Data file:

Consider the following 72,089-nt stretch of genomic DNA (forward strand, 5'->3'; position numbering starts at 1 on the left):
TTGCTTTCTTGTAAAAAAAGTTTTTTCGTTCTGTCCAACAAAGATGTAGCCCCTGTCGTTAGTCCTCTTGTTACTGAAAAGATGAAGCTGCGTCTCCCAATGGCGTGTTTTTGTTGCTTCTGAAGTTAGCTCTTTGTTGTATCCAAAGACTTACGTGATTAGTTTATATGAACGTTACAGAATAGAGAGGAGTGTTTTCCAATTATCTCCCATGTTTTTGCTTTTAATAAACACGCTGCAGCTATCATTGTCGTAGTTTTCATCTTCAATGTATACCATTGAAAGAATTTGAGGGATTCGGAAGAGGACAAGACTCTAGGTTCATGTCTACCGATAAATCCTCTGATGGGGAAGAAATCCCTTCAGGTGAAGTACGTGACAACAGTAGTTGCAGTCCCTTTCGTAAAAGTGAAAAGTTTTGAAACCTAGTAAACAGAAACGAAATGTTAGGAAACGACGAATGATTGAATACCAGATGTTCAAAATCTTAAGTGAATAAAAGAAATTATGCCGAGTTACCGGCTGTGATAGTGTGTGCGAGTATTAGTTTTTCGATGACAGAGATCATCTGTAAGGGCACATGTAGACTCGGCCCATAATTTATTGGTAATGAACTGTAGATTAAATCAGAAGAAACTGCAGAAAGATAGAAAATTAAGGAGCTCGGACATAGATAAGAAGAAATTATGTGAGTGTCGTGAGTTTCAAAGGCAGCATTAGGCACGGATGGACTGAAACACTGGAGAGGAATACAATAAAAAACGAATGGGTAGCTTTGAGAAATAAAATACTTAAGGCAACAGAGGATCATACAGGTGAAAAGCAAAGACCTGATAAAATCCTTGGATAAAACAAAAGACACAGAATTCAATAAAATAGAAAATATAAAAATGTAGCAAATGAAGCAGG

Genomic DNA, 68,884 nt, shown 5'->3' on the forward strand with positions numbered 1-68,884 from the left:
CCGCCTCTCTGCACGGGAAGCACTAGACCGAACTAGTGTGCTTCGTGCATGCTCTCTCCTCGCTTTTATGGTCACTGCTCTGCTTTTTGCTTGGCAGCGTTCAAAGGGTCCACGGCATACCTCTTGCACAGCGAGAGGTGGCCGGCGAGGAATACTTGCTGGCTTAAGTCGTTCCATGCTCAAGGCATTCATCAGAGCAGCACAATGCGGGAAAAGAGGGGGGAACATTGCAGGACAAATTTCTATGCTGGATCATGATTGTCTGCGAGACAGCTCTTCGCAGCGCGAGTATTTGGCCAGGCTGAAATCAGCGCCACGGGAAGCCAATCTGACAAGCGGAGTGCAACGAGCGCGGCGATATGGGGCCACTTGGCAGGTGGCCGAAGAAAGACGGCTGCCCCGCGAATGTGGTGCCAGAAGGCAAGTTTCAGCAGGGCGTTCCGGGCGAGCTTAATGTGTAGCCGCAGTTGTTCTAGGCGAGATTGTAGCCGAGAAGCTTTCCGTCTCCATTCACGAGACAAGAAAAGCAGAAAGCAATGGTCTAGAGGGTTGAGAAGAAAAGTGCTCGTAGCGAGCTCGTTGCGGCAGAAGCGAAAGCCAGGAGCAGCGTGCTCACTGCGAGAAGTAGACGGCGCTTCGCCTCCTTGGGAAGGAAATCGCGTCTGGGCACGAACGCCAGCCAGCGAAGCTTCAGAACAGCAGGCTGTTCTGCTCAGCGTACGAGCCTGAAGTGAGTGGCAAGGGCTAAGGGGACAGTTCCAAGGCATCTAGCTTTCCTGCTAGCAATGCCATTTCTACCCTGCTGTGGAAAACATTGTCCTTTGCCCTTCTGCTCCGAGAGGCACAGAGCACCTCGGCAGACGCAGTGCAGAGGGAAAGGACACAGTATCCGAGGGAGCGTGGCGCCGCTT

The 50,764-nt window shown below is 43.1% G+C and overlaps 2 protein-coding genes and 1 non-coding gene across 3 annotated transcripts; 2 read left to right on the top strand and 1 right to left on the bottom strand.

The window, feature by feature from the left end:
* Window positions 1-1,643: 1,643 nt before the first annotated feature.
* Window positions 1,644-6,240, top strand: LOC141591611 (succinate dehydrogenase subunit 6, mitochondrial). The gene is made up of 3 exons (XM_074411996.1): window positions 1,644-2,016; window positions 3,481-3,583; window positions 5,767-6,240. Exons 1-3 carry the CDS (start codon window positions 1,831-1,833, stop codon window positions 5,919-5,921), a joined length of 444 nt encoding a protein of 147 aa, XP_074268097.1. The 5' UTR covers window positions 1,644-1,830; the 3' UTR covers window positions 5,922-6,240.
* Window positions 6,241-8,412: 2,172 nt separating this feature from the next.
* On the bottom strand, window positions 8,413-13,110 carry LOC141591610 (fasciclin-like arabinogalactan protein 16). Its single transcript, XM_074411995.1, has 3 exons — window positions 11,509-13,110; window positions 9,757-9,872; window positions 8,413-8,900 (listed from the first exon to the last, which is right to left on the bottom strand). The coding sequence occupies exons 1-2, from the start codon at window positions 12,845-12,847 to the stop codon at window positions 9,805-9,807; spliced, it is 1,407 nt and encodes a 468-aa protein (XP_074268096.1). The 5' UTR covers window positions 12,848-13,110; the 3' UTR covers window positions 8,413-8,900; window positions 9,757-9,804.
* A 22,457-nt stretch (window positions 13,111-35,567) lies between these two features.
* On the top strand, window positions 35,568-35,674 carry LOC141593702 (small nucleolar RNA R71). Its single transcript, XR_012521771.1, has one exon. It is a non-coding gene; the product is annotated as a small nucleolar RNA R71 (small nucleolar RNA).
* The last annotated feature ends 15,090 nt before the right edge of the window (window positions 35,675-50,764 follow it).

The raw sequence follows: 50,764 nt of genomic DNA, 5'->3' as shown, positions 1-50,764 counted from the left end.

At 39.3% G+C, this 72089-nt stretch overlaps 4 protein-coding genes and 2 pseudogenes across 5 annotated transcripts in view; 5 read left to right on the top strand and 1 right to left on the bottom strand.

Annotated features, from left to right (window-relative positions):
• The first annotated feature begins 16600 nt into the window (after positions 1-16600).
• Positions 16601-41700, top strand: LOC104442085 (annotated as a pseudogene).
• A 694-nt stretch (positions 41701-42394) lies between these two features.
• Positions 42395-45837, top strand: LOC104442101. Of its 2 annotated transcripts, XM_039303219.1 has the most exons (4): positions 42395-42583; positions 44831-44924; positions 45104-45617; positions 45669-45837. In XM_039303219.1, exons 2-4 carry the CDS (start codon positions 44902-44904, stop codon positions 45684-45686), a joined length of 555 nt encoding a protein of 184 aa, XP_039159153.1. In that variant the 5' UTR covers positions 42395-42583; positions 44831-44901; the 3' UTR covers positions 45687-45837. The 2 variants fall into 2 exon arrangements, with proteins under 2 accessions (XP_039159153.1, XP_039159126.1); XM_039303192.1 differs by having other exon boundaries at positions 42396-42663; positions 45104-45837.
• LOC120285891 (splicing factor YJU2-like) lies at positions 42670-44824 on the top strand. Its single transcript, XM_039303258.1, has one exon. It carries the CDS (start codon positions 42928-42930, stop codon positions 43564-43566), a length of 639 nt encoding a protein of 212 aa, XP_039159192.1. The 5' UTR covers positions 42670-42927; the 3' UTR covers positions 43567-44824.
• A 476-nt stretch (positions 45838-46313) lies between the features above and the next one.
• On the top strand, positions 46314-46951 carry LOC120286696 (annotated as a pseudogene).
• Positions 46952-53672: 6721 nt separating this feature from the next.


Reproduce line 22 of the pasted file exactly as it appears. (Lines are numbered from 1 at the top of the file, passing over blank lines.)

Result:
• A 476-nt stretch (positions 45838-46313) lies between the features above and the next one.